Stream and River Monitoring


Streams and rivers are the major arteries transporting the earth’s freshwater. Many of the world’s great cities are located along large streams and rivers, and these waters serve many important functions including habitat for fish and other aquatic life, nutrient transport, drinking water, industrial water supply, irrigation, transportation, power generation and recreation. Protecting the health of these waterways is essential in maintaining the balance between nature and human civilization.

Stream and Rivers Water Quality

Streams and rivers are sensitive ecosystems that are vulnerable to pollution, overuse and climate change causing increased frequency of droughts and flooding. Monitoring these valuable resources is essential to understanding how they are changing and how we can best conserve them.
Streams and rivers naturally transport nutrients and other solids, but increased loads from agricultural and stormwater runoff can cause harmful algal blooms.
Discharges from industrial and power generation facilities can introduce pollutants and cause rapid temperature changes that harm ecosystems.
Overuse for agriculture and other purposes combined with changing weather patterns is causing scarcity in some watersheds.
Rivers used extensively for transportation may flood, have insufficient water depth or be polluted by the vessels traveling on them.
Power generation facilities change physical characteristics of streams and rivers and can alter temperature, dissolved oxygen levels and overall water quality.
Pollutants transported in rivers can cross regional and national borders and eventually reach the ocean where they can spread uncontrolled.

Typical Stream and River Water Quality System

Stream gage systems like those operated by the USGS provide valuable oversight of flow conditions and water quality in streams and rivers. When properly installed and maintained, these systems can deliver many years of useful data.

NexSens stream and river water quality systems typically monitor water level with a pressure transducer or non-contact level sensor and various water quality parameters with a multisensor sonde. Instruments such as those from YSI, Hydrolab, Eureka and In-situ are compatible with the NexSens X2 data logger and can measure temperature, pH, conductivity, dissolved oxygen, turbidity, nutrients, algae, chlorophyll and more. Water level data may be used to estimate flow rates if the river or stream cross section is known.

Water quality sensors are often installed in a perforated deployment pipe securely mounted on the bank of the river or stream. Sensors may be secured at a fixed position within the pipe and easily removed from the water for maintenance and calibration.

The X2 data logger is mounted on a nearby structure, tree or mast and transmits data wirelessly in near real-time via radio, cellular or satellite communications to the WQData LIVE web datacenter. In a basic configuration, this free service allows users to securely access and analyze data, as well as share data through an API or auto-report. Subscription-based tiers of WQData LIVE are also available for advanced reporting, alarming, and data management including a public portal option.

Multiple sensor ports on the X2 logger accommodate situations where sensors are placed at multiple locations or the system is expanded with other instruments. Tipping bucket rain gauges, multiparameter weather stations, and side-looking current profilers are some of the instruments commonly integrated into stream gage systems.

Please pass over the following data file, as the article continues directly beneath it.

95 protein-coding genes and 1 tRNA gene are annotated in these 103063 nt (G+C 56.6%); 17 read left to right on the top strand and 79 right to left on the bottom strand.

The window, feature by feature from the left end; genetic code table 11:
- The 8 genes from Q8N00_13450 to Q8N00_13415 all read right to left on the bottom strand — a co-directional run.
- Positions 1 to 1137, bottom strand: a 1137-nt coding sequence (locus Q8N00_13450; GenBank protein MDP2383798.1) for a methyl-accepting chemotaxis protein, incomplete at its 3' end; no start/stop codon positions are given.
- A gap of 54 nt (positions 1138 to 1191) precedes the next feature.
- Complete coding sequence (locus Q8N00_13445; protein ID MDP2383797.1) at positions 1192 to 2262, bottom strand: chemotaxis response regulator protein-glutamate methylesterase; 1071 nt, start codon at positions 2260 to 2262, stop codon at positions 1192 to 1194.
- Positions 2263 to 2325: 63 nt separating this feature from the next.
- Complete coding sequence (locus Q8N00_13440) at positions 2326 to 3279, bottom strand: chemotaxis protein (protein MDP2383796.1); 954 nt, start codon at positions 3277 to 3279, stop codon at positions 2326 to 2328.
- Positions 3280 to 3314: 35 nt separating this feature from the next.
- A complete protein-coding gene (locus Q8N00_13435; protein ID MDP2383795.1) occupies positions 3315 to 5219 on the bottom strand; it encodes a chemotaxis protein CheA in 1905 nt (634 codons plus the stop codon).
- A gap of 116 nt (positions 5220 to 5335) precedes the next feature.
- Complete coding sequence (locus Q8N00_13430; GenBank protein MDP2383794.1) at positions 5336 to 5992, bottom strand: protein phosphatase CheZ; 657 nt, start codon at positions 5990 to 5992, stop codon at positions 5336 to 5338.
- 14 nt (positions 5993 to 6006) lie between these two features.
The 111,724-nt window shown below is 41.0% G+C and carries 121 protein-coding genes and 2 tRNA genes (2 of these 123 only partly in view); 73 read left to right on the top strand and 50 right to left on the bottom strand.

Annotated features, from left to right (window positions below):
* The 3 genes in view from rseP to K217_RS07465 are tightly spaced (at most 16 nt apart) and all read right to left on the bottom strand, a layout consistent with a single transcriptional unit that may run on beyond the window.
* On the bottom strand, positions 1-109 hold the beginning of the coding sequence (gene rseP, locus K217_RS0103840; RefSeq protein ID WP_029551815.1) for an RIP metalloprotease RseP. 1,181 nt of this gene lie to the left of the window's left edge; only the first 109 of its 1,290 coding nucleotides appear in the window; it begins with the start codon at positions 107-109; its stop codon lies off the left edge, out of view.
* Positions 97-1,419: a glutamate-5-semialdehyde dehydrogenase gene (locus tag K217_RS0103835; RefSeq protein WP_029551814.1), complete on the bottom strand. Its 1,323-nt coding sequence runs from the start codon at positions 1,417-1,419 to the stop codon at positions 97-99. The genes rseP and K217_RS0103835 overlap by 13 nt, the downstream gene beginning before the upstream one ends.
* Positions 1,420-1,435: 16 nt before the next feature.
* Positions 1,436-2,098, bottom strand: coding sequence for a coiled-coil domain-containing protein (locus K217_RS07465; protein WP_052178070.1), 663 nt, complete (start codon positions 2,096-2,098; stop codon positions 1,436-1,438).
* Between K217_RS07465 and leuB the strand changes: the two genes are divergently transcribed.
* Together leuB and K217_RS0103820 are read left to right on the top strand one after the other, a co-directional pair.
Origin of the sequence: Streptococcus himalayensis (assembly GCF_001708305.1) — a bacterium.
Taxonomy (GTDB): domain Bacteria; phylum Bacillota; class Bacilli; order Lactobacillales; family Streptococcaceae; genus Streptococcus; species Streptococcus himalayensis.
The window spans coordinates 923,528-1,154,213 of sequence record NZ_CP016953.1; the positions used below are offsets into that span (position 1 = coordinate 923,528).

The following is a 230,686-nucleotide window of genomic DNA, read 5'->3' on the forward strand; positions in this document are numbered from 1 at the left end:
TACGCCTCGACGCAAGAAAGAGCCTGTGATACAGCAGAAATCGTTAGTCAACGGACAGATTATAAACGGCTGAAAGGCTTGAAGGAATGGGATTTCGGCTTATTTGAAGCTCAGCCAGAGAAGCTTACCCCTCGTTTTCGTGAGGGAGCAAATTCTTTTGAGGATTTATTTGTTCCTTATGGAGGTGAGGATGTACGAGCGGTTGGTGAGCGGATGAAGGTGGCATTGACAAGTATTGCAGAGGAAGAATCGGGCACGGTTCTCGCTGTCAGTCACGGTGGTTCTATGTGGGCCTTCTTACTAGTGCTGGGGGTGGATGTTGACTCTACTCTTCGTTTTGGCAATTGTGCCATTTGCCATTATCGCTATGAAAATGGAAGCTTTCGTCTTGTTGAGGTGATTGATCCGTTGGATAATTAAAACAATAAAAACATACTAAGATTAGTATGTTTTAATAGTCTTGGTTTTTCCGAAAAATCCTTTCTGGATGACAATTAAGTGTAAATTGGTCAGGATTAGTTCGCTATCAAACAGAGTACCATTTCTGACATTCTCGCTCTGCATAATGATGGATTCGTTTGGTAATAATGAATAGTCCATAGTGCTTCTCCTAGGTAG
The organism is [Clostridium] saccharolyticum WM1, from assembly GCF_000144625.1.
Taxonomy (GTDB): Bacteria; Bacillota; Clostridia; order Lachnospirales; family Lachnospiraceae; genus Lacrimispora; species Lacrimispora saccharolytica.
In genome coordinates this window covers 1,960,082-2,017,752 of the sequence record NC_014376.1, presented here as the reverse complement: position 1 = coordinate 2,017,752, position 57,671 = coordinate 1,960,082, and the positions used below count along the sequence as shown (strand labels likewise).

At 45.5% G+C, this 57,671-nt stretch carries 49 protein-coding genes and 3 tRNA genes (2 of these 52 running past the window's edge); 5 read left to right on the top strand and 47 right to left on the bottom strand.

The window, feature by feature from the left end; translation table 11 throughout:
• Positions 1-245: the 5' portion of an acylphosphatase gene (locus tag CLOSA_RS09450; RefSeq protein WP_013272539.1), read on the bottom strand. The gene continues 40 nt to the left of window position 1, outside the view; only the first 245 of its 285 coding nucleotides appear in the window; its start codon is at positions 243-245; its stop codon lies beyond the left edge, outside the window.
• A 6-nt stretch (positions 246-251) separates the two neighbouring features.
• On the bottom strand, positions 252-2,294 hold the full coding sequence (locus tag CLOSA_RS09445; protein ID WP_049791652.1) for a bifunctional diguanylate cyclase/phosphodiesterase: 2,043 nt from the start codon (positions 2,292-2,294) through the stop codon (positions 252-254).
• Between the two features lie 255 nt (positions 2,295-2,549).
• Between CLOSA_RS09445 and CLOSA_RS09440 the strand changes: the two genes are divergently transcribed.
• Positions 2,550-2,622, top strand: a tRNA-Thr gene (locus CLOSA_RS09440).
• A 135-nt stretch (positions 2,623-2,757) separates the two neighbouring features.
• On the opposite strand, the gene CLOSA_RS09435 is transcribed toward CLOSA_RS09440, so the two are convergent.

Contact a NexSens Applications Engineer today to discuss your stream or river monitoring application.

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Case Studies


Lake Erie Tributary Monitoring

The western basin of Lake Erie gets a lot of attention thanks to its role in large algal blooms, but it is not the only part of the lake affected by nutrient runoff. And there are organizations all around Lake Erie that work to manage runoff going into different basins of the lake. One of those is the Northeast Ohio Regional Sewer District, which maintains multiple water quality monitoring stations along creeks and rivers that flow into Lake Erie’s waters near Cleveland. These waters cover mostly the lake’s central basin.

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Wetland and Urban Stream Monitoring

Heavy urban development has caused excess stormwater runoff in the Cleveland area. As a result, the city’s metroparks can experience flash floods, which damage aquatic habitat, erode river banks, and carry sediment into Lake Erie. This increased stormwater runoff has had a number of undesirable effects on the parks system and overall watershed health. Under normal circumstances, headwaters moderate flow from heavy rains, process nutrients, and reduce sediment. They also provide habitat for unique native flora and fauna in the water and in surrounding riparian habitats. With heavier runoff, however, they are subject to channelization, culverting, and pollution.

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Susquehanna River Monitoring

The Susquehanna River is the longest river on the American east coast. It flows from upstate New York and western Pennsylvania for over 440 miles before entering the Chesapeake Bay. It is considered one of the oldest river systems in the world. The Susquehanna has been subjected to various forms of pollution, including agricultural runoff, urban stormwater runoff, and raw sewage. The U.S. government has pushed for the cleanup of the river and proper monitoring of water quality.

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